Parkinsons disease nerve cells, illustration
Computer illustration of human nerve cells affected by Lewy bodies (small red spheres inside cytoplasm of neurons) in the brain of a patient with Parkinson's disease. Lewy bodies are abnormal accumulations of protein that develop inside nerve cells in Parkinsons disease, Lewy Body Dementia, and some other neurological disorders. [KATERYNA KON/SCIENCE PHOTO LIBRARY/Getty Images]

Studies of transcribed enhancers have revealed possible origins of neuropsychiatric disease, according to work by a team of researchers who examined population-level variation in gene and enhancer expression in the human brain.

Overall, our study characterizes the enhancer-gene regulome and genetic mechanisms in the human cortex in both healthy and diseased states. Our results underscore the importance of enhancer elements in the etiology of neuropsychiatric disease,” says corresponding author Panos Roussos, MD, MS, PhD, Director of Center for Disease Neurogenomics, Icahn School of Medicine at Mount Sinai.

Enhancers are DNA sequences that regulate gene expression and are themselves broadly expressed. By jointly analyzing population-level variation in gene and enhancer expression in the human brain, the team characterized the enhancer-gene regulome and the regulatory mechanisms of transcribed enhancers in neuropsychiatric disease.

Active enhancers are widely transcribed, and enhancer expression levels represent an essential signature of enhancer activation. Just like genes. For this study, the research team generated comprehensive multi-omics references for neuronal and non-neuronal cells and developed a machine learning framework that accurately cataloged 30,795 neuronal and 23,265 non-neuronal transcribed enhancers.

The researchers then examined population-level variation in enhancer expression by analyzing 1382 RNA-sequence libraries from 774 schizophrenia (SCZ) and control postmortem brains to characterize the regulome and molecular mechanism of transcribed enhancers in neuropsychiatric disease.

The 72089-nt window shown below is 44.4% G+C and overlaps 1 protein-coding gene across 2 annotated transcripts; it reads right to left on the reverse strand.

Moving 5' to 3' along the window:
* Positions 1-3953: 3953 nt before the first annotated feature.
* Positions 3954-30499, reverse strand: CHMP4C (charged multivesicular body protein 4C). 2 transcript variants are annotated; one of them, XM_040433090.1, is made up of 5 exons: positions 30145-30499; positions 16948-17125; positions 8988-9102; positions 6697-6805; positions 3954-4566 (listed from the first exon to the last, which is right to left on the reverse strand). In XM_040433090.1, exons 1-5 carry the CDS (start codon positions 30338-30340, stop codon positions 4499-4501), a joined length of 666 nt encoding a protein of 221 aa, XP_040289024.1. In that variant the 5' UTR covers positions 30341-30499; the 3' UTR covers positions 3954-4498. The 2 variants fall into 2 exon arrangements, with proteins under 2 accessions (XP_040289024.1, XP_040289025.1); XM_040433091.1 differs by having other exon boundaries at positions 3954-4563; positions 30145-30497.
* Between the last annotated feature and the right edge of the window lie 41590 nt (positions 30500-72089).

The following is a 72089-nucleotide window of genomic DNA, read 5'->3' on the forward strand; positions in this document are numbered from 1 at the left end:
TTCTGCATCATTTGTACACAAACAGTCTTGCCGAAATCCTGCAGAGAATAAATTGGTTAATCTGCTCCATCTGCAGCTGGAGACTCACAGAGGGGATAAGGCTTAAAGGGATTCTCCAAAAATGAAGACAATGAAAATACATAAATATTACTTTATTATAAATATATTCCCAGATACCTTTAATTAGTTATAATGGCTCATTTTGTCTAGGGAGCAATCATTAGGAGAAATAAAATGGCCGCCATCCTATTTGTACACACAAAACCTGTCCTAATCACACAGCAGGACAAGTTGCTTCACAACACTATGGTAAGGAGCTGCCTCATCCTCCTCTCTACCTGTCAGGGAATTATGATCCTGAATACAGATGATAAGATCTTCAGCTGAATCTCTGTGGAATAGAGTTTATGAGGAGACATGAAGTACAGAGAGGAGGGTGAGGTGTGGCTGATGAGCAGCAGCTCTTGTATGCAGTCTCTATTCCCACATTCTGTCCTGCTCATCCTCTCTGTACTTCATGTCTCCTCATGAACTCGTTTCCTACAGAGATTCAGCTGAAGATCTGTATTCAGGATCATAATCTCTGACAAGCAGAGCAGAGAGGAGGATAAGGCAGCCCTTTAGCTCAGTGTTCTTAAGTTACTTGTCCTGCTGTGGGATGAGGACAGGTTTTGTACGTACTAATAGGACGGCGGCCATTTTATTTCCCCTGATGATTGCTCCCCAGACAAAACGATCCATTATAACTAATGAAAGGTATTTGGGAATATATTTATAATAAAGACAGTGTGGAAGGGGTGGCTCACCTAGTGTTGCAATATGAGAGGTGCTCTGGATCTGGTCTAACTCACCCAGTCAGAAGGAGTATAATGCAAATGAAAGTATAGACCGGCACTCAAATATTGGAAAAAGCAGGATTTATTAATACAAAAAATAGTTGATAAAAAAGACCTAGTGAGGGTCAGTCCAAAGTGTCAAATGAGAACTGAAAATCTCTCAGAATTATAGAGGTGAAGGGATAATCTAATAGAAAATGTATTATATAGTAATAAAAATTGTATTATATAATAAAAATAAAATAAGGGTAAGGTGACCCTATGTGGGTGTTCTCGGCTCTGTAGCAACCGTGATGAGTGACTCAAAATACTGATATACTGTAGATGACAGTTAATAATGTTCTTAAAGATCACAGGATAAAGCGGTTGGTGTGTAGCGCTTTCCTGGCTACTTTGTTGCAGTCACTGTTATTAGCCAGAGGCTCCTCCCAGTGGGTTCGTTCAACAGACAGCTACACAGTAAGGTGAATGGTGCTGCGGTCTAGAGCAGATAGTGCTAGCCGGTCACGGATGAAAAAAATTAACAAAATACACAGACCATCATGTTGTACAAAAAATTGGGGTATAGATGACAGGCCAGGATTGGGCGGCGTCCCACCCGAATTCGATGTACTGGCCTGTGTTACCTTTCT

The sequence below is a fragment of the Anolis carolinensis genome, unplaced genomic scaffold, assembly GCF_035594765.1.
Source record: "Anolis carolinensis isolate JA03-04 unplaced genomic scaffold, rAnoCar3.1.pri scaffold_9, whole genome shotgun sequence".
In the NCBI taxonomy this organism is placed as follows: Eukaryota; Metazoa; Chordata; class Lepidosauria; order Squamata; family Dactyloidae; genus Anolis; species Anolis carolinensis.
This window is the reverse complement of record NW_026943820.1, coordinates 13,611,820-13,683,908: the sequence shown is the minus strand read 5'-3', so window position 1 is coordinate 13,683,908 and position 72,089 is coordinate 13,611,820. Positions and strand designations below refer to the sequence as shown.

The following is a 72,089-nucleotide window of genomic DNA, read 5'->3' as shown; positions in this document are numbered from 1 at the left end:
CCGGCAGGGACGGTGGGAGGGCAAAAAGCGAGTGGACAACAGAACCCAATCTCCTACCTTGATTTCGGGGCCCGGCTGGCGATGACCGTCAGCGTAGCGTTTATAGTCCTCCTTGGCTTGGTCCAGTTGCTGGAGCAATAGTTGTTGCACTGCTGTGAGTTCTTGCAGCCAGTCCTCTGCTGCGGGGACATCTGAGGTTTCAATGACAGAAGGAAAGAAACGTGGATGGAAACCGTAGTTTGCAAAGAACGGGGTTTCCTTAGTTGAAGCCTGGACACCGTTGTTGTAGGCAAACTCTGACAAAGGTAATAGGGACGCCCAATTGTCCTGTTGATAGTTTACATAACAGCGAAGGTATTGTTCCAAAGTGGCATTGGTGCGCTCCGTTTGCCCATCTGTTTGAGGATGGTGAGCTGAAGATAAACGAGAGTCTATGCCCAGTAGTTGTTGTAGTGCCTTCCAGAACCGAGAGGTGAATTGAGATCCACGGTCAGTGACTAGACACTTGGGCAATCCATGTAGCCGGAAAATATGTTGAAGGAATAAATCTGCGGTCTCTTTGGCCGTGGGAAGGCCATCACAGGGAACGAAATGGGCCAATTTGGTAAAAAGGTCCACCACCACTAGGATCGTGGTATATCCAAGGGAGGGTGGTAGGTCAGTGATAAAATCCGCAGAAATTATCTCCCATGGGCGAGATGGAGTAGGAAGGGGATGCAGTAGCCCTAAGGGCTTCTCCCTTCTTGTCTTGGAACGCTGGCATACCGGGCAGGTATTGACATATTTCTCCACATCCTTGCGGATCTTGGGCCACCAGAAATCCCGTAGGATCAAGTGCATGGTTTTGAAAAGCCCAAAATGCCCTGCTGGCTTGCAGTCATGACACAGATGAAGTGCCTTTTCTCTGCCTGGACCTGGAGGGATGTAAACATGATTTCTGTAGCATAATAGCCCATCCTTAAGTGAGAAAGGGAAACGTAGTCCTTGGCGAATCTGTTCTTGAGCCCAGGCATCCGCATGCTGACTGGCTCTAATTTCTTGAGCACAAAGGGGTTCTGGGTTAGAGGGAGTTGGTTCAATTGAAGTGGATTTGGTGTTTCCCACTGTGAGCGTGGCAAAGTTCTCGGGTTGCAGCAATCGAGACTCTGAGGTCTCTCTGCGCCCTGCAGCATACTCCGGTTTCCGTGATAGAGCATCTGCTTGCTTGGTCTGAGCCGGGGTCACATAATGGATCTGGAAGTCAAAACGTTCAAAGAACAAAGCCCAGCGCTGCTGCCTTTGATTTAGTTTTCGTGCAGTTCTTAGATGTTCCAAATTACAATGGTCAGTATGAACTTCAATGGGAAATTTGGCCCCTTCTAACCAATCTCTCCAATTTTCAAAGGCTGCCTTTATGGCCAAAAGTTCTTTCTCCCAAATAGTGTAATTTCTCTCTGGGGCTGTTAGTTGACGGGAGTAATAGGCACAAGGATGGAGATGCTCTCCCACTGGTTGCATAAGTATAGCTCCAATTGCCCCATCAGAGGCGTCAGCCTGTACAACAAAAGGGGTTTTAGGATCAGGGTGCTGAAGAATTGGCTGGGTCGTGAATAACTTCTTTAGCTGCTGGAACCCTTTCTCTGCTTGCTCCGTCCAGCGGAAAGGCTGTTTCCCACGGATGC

They found transcribed enhancers and enhancer-linked genes are strongly associated with neuropsychiatric disease and transcribed enhancers mediate neuropsychiatric trait heritability in a complementary way to gene expression.

Further, they performed transcriptome-wide association analysis (TWAS) of joint gene-enhancer eQTL, which facilitated the functional characterization of schizophrenia risk loci, which are the DNA alleles that can increase the probability of developing schizophrenia.

However, the majority of such loci are outside the gene coding region and enriched with enhancer elements. So the team focused on enhancer quantitative trait loci (QTL) analysis, a statistical method that links two types of information—molecular phenotypic data (gene and enhancer expression) and genotypic data—to characterize the genetic basis of schizophrenia loci.

Most common neuropsychiatric disease-associated variants lie in the non-coding genome, where brain-associated enhancers are over-represented both for risk alleles and the heritability of neuropsychiatric traits.

This team examined the enhancer function by analyzing the population-scale enhancer expression by total-RNA seq. They found >40,000 enhancers that are robustly expressed in two independent cohorts. They say their approach also allows for the direct comparison between genes and enhancers, and the cis-coordination is validated by in vitro CRISPR inference.

The transcribed enhancers are strongly associated with neuropsychiatric diseases and mediate neuropsychiatric trait heritability in a complementary manner to gene expression. We successfully identified 5,793 enhancer expression quantitative trait loci (eQTL), the majority of which are novel. We found the inclusion of enhancer eQTL in transcriptome-wide association studies enhanced functional interpretation of disease loci.

Says Roussos, “The framework described in this study provides an inexpensive and high-resolution approach to exploring active enhancer function in most human tissue and cell types. In future studies, integrating our enhanced expression framework with cell-type-, spatial-, and temporal-specific human brain multi-omic data will promise additional insights into the molecular mechanisms of neuropsychiatric diseases.”

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